For the second time, Dracula comes back from the dead, this time from the frozen ice of the mountain waters where he was supposedly killed in the last film. The Count wastes no time in recruiting those to follow him, and he will need those to aid him in his vengeance on the Monsignor for having barred the door to his castle with a giant golden cross and performing the rite of exorcism. Dracula finds that he will gain his revenge best through the Monsignor’s niece, Maria. As Dracula seeks to exert his control over those around him, a battle between good and evil wages with things becoming more hopeless and lost with every hour that passes.
Christopher Lee returns for the third time as Count Dracula, beating Bela Lugosi’s record of two. Unlike the previous movie, the Count has some speaking parts though his speech is often minimal and only then, to bark commands of those who serve him. Lee is just as imposing now as he ever was with his big, black cloak, his fangs and his bloodshot eyes. Lee has Dracula move with surety and assertiveness, entrancing not only his victims but the viewer as well. When Christopher Lee is onscreen, you cannot help but keep your eyes on him. He draws you in just as surely as if he were a real vampire and it is a little unsettling that he is able to do so. This of course was helped by cinematographer Arthur Grant and director Freddie Francis who was new to the series, by using cropped shots and coloured lenses to really narrow the focus the scenes that our villain would appear in. It also helped to have lots of blacks, greys and other muted colours surround the vampire as it would contrast with the red in his eyes and his clothes and draw your gaze to him immediately.
Standing opposite the Lord of Vampires would be Rupert Davies, who would first draw the vampire’s wrath as the Monsignor. Ewan Hooper would star as the coward priest, while the buxom Barabara Ewing would play the ill-fated Zena. The Monsignor’s niece whom Dracula would seek out to complete his revenge was played by Veronica Carlson who would star in a number of Hammer vehicles at the time and Barry Andrews as her boyfriend Paul would be the man who would save her. Of them all, it is Andrews as Paul and Ewing as Zena who put in the most charismatic performances. Perhaps it was because their characters were so laid-back, unlike the rest who were claimed by the sobriety of religion. Though if you were to face a vampire, Dracula in particular, religion is the one thing you want on your side.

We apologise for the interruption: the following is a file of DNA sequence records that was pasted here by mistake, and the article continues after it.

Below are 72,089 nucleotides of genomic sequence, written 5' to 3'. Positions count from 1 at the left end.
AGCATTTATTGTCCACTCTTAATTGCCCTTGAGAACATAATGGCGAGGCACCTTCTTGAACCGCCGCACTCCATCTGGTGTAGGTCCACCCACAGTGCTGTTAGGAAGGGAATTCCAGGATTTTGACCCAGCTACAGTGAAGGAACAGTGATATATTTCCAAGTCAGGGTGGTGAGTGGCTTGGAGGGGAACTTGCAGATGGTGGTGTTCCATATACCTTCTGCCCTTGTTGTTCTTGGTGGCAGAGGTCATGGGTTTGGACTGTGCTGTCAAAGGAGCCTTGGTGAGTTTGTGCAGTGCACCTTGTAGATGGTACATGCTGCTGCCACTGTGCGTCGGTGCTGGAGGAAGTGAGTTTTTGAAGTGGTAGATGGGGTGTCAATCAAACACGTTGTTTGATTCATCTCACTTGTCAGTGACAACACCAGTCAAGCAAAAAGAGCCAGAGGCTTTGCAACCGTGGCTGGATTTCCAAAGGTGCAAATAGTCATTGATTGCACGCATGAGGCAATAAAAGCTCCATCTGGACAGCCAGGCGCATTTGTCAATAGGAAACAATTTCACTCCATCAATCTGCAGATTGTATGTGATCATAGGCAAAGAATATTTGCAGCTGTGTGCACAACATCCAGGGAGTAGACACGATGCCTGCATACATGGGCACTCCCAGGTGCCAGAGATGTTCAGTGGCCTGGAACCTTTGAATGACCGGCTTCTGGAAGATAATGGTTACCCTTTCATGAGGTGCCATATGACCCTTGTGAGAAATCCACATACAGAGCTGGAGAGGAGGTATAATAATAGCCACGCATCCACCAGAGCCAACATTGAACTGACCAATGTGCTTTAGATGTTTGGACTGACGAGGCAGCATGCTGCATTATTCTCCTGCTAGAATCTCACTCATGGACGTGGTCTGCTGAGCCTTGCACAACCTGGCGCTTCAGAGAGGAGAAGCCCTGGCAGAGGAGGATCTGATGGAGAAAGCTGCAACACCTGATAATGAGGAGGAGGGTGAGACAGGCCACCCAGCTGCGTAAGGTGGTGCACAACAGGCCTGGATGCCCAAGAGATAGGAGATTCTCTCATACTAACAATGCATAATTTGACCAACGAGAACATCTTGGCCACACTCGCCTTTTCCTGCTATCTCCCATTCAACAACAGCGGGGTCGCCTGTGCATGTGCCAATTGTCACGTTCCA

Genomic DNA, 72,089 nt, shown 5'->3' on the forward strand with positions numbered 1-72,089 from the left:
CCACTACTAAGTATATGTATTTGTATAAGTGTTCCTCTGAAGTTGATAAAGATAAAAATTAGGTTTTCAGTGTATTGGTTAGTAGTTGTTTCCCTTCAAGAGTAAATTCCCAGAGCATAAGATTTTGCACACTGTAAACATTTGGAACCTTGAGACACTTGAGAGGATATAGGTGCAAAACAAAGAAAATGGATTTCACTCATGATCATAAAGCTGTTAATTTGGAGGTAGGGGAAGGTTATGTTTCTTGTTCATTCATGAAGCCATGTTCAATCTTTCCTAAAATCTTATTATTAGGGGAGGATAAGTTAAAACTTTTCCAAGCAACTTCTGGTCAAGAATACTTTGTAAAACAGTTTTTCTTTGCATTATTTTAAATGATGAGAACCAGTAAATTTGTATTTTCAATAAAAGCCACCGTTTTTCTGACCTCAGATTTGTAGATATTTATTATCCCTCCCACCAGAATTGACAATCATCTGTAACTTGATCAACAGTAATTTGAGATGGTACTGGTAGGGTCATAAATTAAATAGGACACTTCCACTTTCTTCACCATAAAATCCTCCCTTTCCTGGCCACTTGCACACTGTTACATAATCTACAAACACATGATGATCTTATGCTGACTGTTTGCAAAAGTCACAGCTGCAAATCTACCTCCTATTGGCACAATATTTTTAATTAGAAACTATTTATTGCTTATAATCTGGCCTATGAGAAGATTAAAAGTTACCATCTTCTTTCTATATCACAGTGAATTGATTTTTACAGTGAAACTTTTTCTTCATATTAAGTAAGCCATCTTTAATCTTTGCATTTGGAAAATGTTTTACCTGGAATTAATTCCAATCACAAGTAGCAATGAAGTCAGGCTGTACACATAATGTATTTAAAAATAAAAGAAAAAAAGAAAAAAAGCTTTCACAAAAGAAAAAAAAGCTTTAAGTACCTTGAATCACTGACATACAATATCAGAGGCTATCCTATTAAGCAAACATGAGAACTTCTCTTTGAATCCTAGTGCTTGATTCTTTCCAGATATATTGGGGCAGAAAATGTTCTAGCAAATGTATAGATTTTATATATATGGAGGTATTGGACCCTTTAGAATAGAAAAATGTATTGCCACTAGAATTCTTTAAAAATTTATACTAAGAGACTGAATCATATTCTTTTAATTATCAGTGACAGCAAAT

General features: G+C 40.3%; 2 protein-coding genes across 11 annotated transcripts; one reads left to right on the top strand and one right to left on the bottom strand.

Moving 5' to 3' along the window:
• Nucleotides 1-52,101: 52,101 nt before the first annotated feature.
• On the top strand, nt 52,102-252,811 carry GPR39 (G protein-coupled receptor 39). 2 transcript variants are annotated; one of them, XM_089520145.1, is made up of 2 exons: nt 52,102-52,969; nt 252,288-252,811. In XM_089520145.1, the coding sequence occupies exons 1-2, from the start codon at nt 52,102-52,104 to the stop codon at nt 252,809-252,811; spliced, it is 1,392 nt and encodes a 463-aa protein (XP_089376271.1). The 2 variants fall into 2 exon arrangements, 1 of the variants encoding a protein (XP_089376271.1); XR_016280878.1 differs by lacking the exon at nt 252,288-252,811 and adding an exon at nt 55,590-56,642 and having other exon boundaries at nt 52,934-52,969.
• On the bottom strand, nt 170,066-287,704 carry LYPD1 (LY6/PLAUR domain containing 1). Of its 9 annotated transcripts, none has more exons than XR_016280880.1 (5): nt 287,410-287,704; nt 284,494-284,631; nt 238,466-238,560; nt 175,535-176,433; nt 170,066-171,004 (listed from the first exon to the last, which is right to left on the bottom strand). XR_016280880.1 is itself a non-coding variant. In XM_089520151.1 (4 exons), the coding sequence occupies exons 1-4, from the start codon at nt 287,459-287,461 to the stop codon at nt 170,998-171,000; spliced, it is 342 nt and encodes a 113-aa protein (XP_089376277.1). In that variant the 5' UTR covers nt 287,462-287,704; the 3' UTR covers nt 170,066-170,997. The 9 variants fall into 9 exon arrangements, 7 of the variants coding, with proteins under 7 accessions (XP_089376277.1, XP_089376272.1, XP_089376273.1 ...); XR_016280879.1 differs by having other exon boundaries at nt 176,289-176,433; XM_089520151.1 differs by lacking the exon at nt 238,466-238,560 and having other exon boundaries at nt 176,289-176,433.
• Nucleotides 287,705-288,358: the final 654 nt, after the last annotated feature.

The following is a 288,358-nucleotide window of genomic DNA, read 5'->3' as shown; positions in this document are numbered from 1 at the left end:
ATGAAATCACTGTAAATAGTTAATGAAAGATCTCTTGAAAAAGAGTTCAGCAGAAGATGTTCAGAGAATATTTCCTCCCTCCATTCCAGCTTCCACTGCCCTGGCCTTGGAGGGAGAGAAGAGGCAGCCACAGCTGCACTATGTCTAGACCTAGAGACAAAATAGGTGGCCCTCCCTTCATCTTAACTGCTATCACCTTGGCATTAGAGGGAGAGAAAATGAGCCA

Dracula Has Risen From the Grave harkens a little to the 1944 film, House of Frankenstein with one notable scene, that of the Count being freed from the ice. In the Universal film, Frankenstein and the Wolf Man are melted from the ice which obviously took some time to do, while Dracula in this film was woken almost immediately. While there was more than likely no relation implied or suggested, it is there nonetheless and horror fans will more than likely notice it straight away.
This film would mark the first time that Terence Fisher would not be utilized in the series and because of it, Freddie Francis would step in with a pair of fresh eyes, and fresh skills to lend the picture. While the film was not quite as good as Horror of Dracula, it featured some great special effects, namely the lenses that Christopher Lee would wear. Whether he was staring at the young women or crying blood near the end of the film, his eyes were quite eerie in their effectiveness at making you want to both look and turn away at the same time. Like all the films in the series up until this point, they were all played straightforward and serious, being true horror films with one of literature’s greatest monsters taking the lead, unlike what some of the campy posters that made it seem otherwise. The film would also feature a great score by James Bernard and some great set designs shot at the classic Pinewood Studios. Dracula Has Risen From the Grave easily ranks up there with the rest of the sequels thus far and is a film that will definitely not disappoint.
4 out of 5